My First Mobile Contract Guide
If you've never signed a mobile contract before, then you might be wondering what you've got yourself into. With so many operators and contracts on the market, choosing between them can be complicated and sometimes overwhelming. Today we're looking at some of the most frequently asked questions by first time mobile contract signers. So if you need answers, read on and find out all you need to know about your first mobile contract.
Should I Go with O2 Mobile or T-Mobile, Does it Matter?
There are lots of mobile operators to choose from, and to some extent it doesn't really matter who you choose. A phone call made from an O2 Mobile number is going to cost more or less the same as one made from a T-Mobile number, ans the same thing is true of text messages. The cost of mobile data does vary a little by operator, though not too much. However, what does matter is the size of the contract that you sign and the calling plan it contains. And you'll find that some operators just offer calling plans that fit your needs better than others. Also, there are some operators that are better for certain groups of people. Business users tend to go with O2 Mobile, since they have better business contracts, whilst heavy users tend to go with T-Mobile who usually have the largest contacts available. But in a nutshell, it's the calling plan that's more important than the operator.
What is a Calling Plan?
When you sign a mobile contract you'll be asked to choose a calling plan. This is a set of limits for the amount of mobile data, calling minutes and text messages that you can use each month for your fixed monthly price. Choosing the right calling plan is incredibly important, because the wrong plan is going to cost you money. Take, for example, a calling plan that has thirty calling minutes included per month. You will pay the same monthly fee regardless of whether you use thirty minutes or three minutes. A plan that's too large for you will mean that you're paying for services that you don't even use. But what happens if you call for forty minutes when your contract only includes thirty? You'll be charged your regular monthly payment plus premium prices on the ten extra minutes that you used. So a plan that's too small for you will mean that you get lots of expensive extra payments for breaking your monthly limits. Choose a calling plan carefully, maybe even get a pay as you go plan for a month or so and track your phone use, so that you know you're getting a plan that reflects your needs.
What's the Difference between Incentive and SIM Only?
Most mobile operators offer two kinds of contracts, incentive and SIM only. Both of these contracts will give you a calling plan. However, an incentive contract also gives you a mobile phone, usually for free, but some high end phones will require a small payment. The monthly cost on an incentive contract will be higher than that of a SIM only deal, even when both contracts have the same calling plan. This is how the operator covers the cost of your phone. One thing that you should realise is that over the course of this agreement you usually end up paying a little more than the average market cost of the phone that you receive. This is because you're paying for the convenience of not spending all your cash at one time, and because the company is taking a credit risk on you by giving you a mobile without full payment. Some people prefer to simply buy their own phone and sign a SIM only contract, since this works out to be cheaper in the long term. However, if you need a phone and can't afford the cash to pay full price immediately, then an incentive contract will give you a brand new phone and let you pay for it in instalments.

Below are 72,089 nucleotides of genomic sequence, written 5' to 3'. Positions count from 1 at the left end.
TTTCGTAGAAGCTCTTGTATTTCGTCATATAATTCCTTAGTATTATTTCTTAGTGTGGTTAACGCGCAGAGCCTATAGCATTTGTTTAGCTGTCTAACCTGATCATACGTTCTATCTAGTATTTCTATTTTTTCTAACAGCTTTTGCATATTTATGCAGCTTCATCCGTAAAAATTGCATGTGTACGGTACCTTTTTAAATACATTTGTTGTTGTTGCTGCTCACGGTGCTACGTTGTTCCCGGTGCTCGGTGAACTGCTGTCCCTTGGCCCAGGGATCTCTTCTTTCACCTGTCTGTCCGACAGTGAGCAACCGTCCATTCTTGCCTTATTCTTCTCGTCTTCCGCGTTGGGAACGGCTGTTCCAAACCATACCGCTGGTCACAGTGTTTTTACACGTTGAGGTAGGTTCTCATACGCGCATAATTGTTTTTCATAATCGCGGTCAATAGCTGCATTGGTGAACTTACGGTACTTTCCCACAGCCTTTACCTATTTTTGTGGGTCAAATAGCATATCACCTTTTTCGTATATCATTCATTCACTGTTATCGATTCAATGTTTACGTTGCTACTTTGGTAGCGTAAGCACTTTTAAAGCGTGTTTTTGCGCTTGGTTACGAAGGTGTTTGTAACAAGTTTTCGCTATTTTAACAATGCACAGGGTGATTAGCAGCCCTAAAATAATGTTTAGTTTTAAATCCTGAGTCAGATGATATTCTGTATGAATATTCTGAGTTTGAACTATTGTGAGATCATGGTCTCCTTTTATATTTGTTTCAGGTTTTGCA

How Long Will My Contract be For?
Contract lengths vary by operator, and you'll usually have at least two choices. The usual lengths are twelve months, eighteen months and twenty four months. Sometimes SIM only deals come in thirty day rolling versions. This means that it will automatically renew every thirty days until you tell your operator to stop service. In general, the longer your contract is the cheaper your monthly payments will be. This is especially true if you sign an incentive contract, because the total cost of the phone will be spread out over a greater number of payments, making each individual payment lower. But you'll also need to consider not just finances, but how long you can commit to. A longer contract will mean that you have to wait longer to switch to another operator and get a better deal, it will mean paying the same monthly price even if your financial situation changes, and it might even mean that you can't change your calling plan.
Can I Cancel My Mobile Contract?
You can cancel a mobile contract if you want to, but you might not want to when you find out how expensive it is. Mobile contracts contain a non-completion clause that allows the company to penalise you for not finishing the contract in order to compensate themselves for the lost business. The penalty is usually a fixed sum (which varies by operator) multiplied by the number of months that are remaining in the contract when you stop service. The fixed sum is relatively high, and these cancellation costs add up quickly, particularly if there are more than a couple of months left in your contract. On top of that, if you signed an incentive contract you will also be liable for the remaining amount owing on your phone. The operator will not accept the phone back in lieu of payment. It's generally best not to cancel mobile contracts unless you really have to, since the costs are quite prohibitive.